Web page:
The average standard of the grade emphasized to the grain growers the importance of producing grain of high quality by assuring them the reputation of Canadian grain to customers rested in the hands of the industry which included grain producers. The no mixing rule and the idea of average standard of the grade enjoyed support from the majority of western producers.

As well, other segments of the industry supported these ideas. William Van Horne, general manager of the CPR, wrote in 1892 that he held the manipulation (mixing) of grain at terminal or transfer stations to be wrong. He thought the practice of mixing in many of the private elevators in the U.S. was a source of scandal.

Van Horne also publicly stated that the only western Canadian grain that customers were interested in obtaining were the higher grades. Lower grades of grain were available to the customers from other sources which were closer to the customer and which resulted in lower transport charges to the customer.

The Winnipeg Grain and Produce Exchange in 1899 passed the resolution: “The exchange expresses its positive conviction that no mixing of grain should be permitted at terminal elevators and also no mixing should be permitted in a cargo shipment unless the inspection certificate issued therefore shall have written across the face, a statement defining the various grades entering into the composition.”

While the no mixing rule enjoyed support from the industry there were pressures on the rule. A significant issue with the rule was the problem of tough grain as well as grain affected with smut, rust and other diseases.

Under the rules in place, rail cars containing grain with these problems were graded at Winnipeg on their way to port. Once the grade was assigned it was not allowed to be graded at a higher grade, even when the grain had been dried or otherwise treated to address the problem. The volume of tough grain and grains with other issues was such that the first ‘hospital’ elevator came into existence in 1905 and others soon followed.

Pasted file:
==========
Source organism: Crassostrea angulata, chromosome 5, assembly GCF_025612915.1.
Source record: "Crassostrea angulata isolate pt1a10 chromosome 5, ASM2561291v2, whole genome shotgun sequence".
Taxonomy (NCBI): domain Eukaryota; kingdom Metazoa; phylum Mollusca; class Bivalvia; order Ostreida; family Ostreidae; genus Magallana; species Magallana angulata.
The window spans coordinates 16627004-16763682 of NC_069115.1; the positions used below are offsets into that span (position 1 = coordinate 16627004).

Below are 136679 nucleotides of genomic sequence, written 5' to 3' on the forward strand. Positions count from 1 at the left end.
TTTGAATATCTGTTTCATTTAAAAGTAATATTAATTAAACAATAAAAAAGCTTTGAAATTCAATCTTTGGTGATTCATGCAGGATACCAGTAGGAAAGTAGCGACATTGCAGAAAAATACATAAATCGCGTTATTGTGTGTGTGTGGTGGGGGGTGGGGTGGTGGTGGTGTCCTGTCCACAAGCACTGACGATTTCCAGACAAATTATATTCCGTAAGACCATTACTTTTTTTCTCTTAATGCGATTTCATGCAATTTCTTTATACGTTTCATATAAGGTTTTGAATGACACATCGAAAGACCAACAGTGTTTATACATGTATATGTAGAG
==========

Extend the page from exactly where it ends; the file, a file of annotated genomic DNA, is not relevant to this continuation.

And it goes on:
Hospital elevators cleaned, scoured, treated with lime or sulphur, washed or dried grain and in doing so improved the grading characteristics. With the no mixing rule in place ‘improved’ grain coming out of a hospital elevator was not eligible to be placed in a cargo unless the inspection certificate for the cargo noted this grain.

Few customers were eager to accept such cargoes unless it was discounted in price. This, in turn, meant farmers with such grain were offered correspondingly lower prices. In addition this grain had to be kept separate in the handling system which negatively affected the fluidity of the system.

To complicate the no mixing rule issue, private port terminals could do whatever they wanted with their property and were only allowed to handle their own grain so the no mixing rule was not applicable to them.

Between 1912 and 1929 there were a number of revisions to the Canada Grain Act of 1912. These revisions produced some ambiguity to the rules which allowed hospital elevators to legally mix grain. This resulted in private and several public port terminals changing their classification to hospital elevators.

A further revision to the Grain Act saw the hospital elevators change to being classed as semi-public terminals as again this type of terminal could mix grain. However, in 1929 after discontent by farmers the act was revised again with the no mixing rule affirmed but only for the top grades of wheat. With the emergence of the Canadian Wheat Board in 1935, farmer support for the no mixing rule weakened and by the 1950s the rule was no longer in force.

While it can be debated as to whether the no mixing rule was wise policy, the rule appears to have contributed significantly to the reputation that western Canadian grain, particularly wheat, built with customers in the early days of the western Canadian grain trade. This reputation remains useful in marketing.

In the early 2000s the Canadian Wheat Board found that it was a useful marketing strategy to bring up the old grade name “Manitoba Northern” as this name was remembered by the wheat millers and bakers of the world as representing a high-quality wheat that never let them down. Since the demise of the Canadian Wheat Board, the industry has been reminded of the need for quality as witnessed by the reclassification of various wheat varieties allowed into production plus current experiences in marketing grains.